Military Operations:

Actions Needed to Improve Oversight and Interagency Coordination for the Commander's Emergency Response Program in Afghanistan

GAO-09-615: Published: May 18, 2009. Publicly Released: May 18, 2009.

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U.S. government agencies, including the Department of Defense (DOD) and the United States Agency for International Development (USAID) have spent billions of dollars to develop Afghanistan. From fiscal years 2004 to 2008, DOD has reported obligations of about $1 billion for its Commander's Emergency Response Program (CERP), which enables commanders to respond to urgent humanitarian and reconstruction needs. As troop levels increase, DOD officials expect the program to expand. Under the authority of the Comptroller General, GAO assessed DOD's (1) capacity to manage and oversee the CERP in Afghanistan and (2) coordination of projects with USAID. Accordingly, GAO interviewed DOD and USAID officials, and examined program documents to identify workload, staffing, training, and coordination requirements. In Afghanistan, GAO interviewed key military personnel on the sufficiency of training, and their ability to execute assigned duties.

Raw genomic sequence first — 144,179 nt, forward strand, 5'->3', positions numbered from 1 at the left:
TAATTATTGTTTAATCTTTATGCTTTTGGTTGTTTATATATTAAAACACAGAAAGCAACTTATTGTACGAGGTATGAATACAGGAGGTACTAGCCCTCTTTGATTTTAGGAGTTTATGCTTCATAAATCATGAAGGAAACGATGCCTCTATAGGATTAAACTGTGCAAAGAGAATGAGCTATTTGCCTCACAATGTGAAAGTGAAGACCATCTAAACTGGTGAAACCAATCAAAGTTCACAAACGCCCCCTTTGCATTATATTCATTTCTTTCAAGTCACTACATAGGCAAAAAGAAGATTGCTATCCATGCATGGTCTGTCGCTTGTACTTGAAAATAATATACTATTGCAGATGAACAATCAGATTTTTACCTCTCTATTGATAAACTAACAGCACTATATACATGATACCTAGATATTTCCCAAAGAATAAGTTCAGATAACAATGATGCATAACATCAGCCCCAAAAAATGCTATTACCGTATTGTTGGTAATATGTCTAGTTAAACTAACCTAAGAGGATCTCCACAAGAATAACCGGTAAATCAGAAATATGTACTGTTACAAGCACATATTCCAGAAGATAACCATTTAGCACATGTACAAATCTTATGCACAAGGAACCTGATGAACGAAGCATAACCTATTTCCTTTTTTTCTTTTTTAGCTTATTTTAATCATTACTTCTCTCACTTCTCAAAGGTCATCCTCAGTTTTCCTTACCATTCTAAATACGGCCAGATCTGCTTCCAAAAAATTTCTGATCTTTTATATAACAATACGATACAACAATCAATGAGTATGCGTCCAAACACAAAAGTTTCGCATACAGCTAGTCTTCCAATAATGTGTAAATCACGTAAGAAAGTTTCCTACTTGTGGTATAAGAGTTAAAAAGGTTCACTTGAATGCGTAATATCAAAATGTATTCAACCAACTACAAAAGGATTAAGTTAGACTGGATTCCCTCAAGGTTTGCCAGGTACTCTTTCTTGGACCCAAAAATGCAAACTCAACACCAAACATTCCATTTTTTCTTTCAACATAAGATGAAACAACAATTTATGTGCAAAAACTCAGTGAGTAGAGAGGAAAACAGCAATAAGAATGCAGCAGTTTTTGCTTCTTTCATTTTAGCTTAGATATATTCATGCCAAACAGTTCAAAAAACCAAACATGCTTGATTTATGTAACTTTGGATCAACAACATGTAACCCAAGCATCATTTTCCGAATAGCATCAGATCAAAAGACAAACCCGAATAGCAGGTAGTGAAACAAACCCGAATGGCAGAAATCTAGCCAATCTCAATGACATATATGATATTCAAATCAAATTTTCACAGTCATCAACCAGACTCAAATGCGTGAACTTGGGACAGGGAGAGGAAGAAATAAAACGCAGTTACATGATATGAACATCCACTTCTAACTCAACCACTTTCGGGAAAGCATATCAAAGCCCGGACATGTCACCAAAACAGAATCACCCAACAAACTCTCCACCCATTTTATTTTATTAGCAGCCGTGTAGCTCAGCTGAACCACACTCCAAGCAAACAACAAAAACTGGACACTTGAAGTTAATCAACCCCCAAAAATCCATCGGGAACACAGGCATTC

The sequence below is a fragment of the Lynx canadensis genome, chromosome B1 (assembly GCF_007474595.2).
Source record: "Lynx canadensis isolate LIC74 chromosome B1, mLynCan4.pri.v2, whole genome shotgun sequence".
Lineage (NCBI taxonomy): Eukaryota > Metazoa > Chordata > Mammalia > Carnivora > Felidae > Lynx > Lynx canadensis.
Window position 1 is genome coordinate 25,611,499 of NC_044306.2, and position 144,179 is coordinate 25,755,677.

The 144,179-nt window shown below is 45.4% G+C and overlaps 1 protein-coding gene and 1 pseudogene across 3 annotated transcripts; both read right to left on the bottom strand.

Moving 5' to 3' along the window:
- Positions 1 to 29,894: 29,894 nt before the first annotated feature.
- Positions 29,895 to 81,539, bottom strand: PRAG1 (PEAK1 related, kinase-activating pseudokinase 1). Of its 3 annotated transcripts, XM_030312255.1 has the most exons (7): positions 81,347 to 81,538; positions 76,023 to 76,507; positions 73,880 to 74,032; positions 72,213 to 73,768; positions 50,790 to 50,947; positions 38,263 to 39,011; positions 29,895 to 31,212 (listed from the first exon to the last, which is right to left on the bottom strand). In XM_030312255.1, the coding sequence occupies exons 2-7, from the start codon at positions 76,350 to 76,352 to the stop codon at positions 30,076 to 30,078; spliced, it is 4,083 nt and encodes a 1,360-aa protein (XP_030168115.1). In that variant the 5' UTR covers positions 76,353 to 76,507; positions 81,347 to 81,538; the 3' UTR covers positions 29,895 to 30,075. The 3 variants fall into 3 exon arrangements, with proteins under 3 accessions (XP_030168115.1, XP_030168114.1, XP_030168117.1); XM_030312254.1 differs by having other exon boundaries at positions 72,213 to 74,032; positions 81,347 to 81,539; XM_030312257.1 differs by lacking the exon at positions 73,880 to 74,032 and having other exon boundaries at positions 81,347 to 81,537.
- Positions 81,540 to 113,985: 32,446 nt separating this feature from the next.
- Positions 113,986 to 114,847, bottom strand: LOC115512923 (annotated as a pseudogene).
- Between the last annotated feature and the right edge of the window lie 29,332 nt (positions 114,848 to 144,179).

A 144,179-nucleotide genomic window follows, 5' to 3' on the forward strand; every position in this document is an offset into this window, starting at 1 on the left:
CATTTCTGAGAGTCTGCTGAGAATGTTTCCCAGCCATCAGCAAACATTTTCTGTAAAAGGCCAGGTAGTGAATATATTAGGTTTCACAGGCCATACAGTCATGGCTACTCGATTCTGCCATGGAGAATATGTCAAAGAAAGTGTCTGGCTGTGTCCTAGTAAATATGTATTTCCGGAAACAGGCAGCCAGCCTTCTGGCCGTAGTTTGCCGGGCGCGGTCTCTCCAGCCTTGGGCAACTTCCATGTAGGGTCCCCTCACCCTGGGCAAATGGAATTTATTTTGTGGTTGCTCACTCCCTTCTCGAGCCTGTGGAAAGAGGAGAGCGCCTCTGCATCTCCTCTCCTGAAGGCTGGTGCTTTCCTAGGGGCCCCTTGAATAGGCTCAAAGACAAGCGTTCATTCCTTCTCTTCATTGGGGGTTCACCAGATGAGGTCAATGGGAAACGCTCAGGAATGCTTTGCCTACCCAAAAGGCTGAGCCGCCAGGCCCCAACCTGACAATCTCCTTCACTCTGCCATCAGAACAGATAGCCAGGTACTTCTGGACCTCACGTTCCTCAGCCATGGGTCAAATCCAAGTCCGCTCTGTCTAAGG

Although DOD has used CERP to fund projects that it believes significantly benefit the Afghan people, it faces significant challenges in providing adequate management and oversight because of an insufficient number of trained personnel. GAO has frequently reported that inadequate numbers of management and oversight personnel hinders DOD's use of contractors in contingency operations. GAO's work also shows that high-performing organizations use data to make informed decisions about current and future workforce needs. DOD has not conducted an overall workforce assessment to identify how many personnel are needed to effectively execute CERP. Rather, individual commanders determine how many personnel will manage and execute CERP. Personnel at all levels, including headquarters and unit personnel that GAO interviewed after they returned from Afghanistan or who were in Afghanistan in November 2008, expressed a need for more personnel to perform CERP program management and oversight functions. Due to a lack of personnel, key duties such as performing headquarters staff assistance visits to help units improve contracting procedures and visiting sites to monitor project status and contractor performance were either not performed or inconsistently performed. Per DOD policy, DOD personnel should receive timely and effective training to enable performance to standard during operations. However, key CERP personnel at headquarters, units, and provincial reconstruction teams received little or no training prior to deployment which commanders believed made it more difficult to properly execute and oversee the program. Also, most personnel responsible for awarding and overseeing CERP contracts valued at $500,000 or less received little or no training prior to deployment and, once deployed, received a 1-hour briefing, which did not provide detailed information on the individual's duties. As a result, frequent mistakes occurred, such as the omission of key clauses from contracts, which slowed the project approval process. As GAO has reported in the past, poorly written contracts and statements of work can increase DOD's cost risk and could result in payment for projects that do not meet project goals or objectives. While mechanisms exist to facilitate coordination, DOD and USAID lack information that would provide greater visibility on all U.S. government development projects. DOD and USAID generally coordinate projects at the headquarters and unit level as well as through military-led provincial reconstruction teams which include USAID representatives. In addition, in November 2008, USAID, DOD and the Department of State began participating in an interagency group composed of senior U.S. government civilians and DOD personnel in Afghanistan to enhance planning and coordination of development plans and related projects. However, complete project information is lacking, because DOD and USAID use different databases. USAID has been tasked to develop a common database and is coordinating with DOD to do so, but development is in the early stages and goals and milestones have not been established. Without clear goals and milestones, it is unclear how progress will be measured or when it will be completed